Terraforming

Terraforming (literally, "Earth-shaping") is the process of modifying a planet, moon or other body to a more habitable atmosphere, temperature or ecology.

Table of contents
1 History
2 Theoretical Methods of Terraforming
3 Paraterraforming
4 Geoengineering

History

In fiction

The term first appeared in a science fiction novel, Seetee Shock (1949) by Jack Williamson, but the actual concept pre-dates this work. Olaf Stapledon's First and Last Men (1930) provides an example in fiction in which Venus is modified, after a long and destructive war with the original inhabitants, who naturally object to the process. Early fictional accounts of the process are frequently handicapped by the inaccurate contemporary knowledge of the actual conditions, as in the Stapledon example, which had Venus covered in oceans.

A more recent example, using the actual conditions on Mars as revealed by planetary probes to that time, is the Mars trilogy by Kim Stanley Robinson. The three volumes provide a lengthy description of a fictional terraforming of Mars, and very evidently result from a massive amount of research by the author.

Scholarly study

In the 1960s the astronomer and popularizer of science Carl Sagan proposed terraforming the planet Venus by seeding its atmosphere with algae, which would remove carbon dioxide and reduce the greenhouse effect until surface temperatures dropped to "comfortable" levels. Later discoveries about the conditions on Venus made this particular approach impossible, however: Venus simply has too much atmosphere to process and sequester. Even if atmospheric algae could thrive in the hostile and arid environment of Venus' upper atmosphere, any carbon that was fixed in organic form would be liberated as carbon dioxide again as soon as it fell into the hot lower regions.

Today Mars seems the most feasible local planet for terraforming. Robert Zubrin, the founder of the Mars Society, has presented a well-elaborated plan for this. He wants to start with a Mars return mission called Mars Direct.

The principal reason given to pursue terraforming is the creation of worlds suitable for habitation by human beings and of an ecology to support them. However, some researchers believe that space habitats will provide a more economical means for supporting space colonization.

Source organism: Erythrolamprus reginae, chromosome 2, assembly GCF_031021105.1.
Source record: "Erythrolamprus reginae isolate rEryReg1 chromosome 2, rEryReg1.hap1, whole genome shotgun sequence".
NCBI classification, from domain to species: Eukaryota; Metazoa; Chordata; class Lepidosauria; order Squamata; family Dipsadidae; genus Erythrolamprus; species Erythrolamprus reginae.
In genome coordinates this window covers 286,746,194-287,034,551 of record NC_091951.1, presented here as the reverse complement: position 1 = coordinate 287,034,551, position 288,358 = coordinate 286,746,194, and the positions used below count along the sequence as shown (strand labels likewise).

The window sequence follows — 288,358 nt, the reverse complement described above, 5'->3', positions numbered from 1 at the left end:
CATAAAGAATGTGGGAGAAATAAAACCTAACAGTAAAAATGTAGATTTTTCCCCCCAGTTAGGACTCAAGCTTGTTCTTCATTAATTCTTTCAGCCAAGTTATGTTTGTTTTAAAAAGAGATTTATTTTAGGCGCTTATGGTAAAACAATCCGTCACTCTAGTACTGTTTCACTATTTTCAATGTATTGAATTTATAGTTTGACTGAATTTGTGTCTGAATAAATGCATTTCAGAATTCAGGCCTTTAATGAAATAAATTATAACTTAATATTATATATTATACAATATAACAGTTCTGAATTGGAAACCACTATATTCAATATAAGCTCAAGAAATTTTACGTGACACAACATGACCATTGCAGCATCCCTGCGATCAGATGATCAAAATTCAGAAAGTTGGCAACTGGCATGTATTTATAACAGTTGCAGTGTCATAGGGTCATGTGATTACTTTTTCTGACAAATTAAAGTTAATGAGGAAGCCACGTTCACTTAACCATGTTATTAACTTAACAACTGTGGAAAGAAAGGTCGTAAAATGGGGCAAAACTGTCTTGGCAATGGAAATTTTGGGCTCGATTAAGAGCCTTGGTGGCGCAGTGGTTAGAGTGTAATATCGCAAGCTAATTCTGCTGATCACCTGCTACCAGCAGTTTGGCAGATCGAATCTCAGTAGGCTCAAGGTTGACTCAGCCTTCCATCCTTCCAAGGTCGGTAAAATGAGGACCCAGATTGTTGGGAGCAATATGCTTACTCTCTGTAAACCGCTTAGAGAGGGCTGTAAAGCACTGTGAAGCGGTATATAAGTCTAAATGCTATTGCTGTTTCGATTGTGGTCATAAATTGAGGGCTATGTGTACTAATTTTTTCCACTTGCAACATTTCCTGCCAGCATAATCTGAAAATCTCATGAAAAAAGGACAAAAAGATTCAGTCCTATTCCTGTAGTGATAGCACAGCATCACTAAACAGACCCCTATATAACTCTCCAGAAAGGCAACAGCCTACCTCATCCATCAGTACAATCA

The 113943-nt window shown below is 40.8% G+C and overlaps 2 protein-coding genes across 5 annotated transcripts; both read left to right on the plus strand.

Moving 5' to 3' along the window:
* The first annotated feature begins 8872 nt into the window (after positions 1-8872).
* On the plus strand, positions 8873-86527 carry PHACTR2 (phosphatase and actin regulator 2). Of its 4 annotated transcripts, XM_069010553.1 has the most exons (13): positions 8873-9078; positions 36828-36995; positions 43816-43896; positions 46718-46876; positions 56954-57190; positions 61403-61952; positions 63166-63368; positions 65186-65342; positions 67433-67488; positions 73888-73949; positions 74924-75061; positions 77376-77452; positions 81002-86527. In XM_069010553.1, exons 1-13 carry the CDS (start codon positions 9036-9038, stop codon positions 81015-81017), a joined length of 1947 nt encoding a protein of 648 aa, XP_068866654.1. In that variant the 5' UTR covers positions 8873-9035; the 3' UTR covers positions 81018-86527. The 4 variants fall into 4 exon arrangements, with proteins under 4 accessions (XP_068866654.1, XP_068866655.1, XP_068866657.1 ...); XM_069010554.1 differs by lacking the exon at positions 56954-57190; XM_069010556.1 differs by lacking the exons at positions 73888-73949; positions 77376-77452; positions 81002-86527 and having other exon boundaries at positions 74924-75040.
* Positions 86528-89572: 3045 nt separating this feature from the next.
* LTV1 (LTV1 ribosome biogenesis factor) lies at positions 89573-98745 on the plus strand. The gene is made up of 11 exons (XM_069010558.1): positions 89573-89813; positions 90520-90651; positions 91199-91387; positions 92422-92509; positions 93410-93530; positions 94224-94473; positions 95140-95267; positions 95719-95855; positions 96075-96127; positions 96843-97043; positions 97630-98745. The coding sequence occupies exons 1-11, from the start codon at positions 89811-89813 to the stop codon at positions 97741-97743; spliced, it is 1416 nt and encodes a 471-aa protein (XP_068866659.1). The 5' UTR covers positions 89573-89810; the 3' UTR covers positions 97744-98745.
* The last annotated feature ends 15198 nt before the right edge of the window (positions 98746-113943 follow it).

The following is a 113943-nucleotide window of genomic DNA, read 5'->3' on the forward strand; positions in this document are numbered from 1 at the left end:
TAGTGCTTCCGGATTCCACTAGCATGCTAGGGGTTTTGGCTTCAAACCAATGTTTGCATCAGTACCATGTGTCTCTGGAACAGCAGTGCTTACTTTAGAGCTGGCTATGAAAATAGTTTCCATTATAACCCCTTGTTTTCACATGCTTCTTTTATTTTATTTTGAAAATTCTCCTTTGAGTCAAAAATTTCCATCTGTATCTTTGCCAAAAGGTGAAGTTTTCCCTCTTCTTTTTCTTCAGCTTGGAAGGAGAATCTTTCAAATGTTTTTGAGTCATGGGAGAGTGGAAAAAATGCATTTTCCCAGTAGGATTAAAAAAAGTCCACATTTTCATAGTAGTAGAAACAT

If research in nanotechnology and other advanced chemical processes continues apace, it may become feasible to terraform planets in centuries rather than millennia. On the other hand, it may become reasonable to modify humans so that they don't require an oxygen/nitrogen atmosphere in a 1g gravity field to live comfortably. That would then reduce the need to terraform worlds, or at least the degree to which other worlds' environments would need to be altered.

Theoretical Methods of Terraforming

Mars

There is some scientific debate over whether it would even be possible to terraform Mars, or how stable its climate would be once terraformed. It is possible that over geological timescales - tens or hundreds of millions of years - Mars could lose its water and atmosphere again, possibly to the same processes that reduced it to its current state.

Venus

  • Solar shades placed in the Sun-Venus L1 point or in a more closely-orbiting ring to reduce the total insolation received by Venus (this does not directly deal with the immense atmospheric density of Venus, but could make it easier to do so by other methods).
  • Bombardment of Venus with refined magnesium and calcium metal from Mercury or some other source, to sequester carbon dioxide in the form of calcium and magnesium carbonates.

(This needs a lot more yet, including non-fictional research)

Paraterraforming

Also known as the "worldhouse" concept, paraterraforming involves the construction of a habitable enclosure on a planet which eventually grows to encompass most of the planet's useable area. The enclosure would consist of a transparent roof held one or more kilometers above the surface, pressurized with a breathable atmosphere, and anchored with tension towers and cables at regular intervals. A worldhouse can be constructed with technology known since the 1960s.

Paraterraforming has several advantages over the traditional approach to terraforming. For example, it provides an immediate payback to investors; the worldhouse starts out small in area, but those areas provide habitable space from the start. The paraterraforming approach also allows for a modular approach that can be tailored to the needs of the planet's population, growing only as fast and only in those areas where it is required. Finally, paraterraforming greatly reduces the amount of atmosphere that one would need to add to planets like Mars in order to provide Earthlike atmospheric pressures. By using a solid envelope in this manner, even bodies which would otherwise be unable to retain an atmosphere at all (such as asteroids) could be given a habitable environment.

Geoengineering

Geoengineering is the deliberate modification of Earth's environment on a large scale, in a sense "terraforming" Earth itself. Currently a great deal of debate takes place over the notion that human civilization has already inadvertantly modified Earth's climate through the industrial emission of greenhouse gases, and proposals have been made to counter any such effects through further deliberate geoengineering. For example, some have proposed to put large mirrors in orbit which would modify the insolation received by Earth - either increasing or decreasing it, as the need arises. Large-scale sequestration of carbon dioxide inside geological formations or ocean sediment, modification of Earth's albedo with reflective or absorbtive materials spread over portions of its surface, or the alteration of rainfall patterns through the creation of artificial seas are other examples which have been seriously considered.




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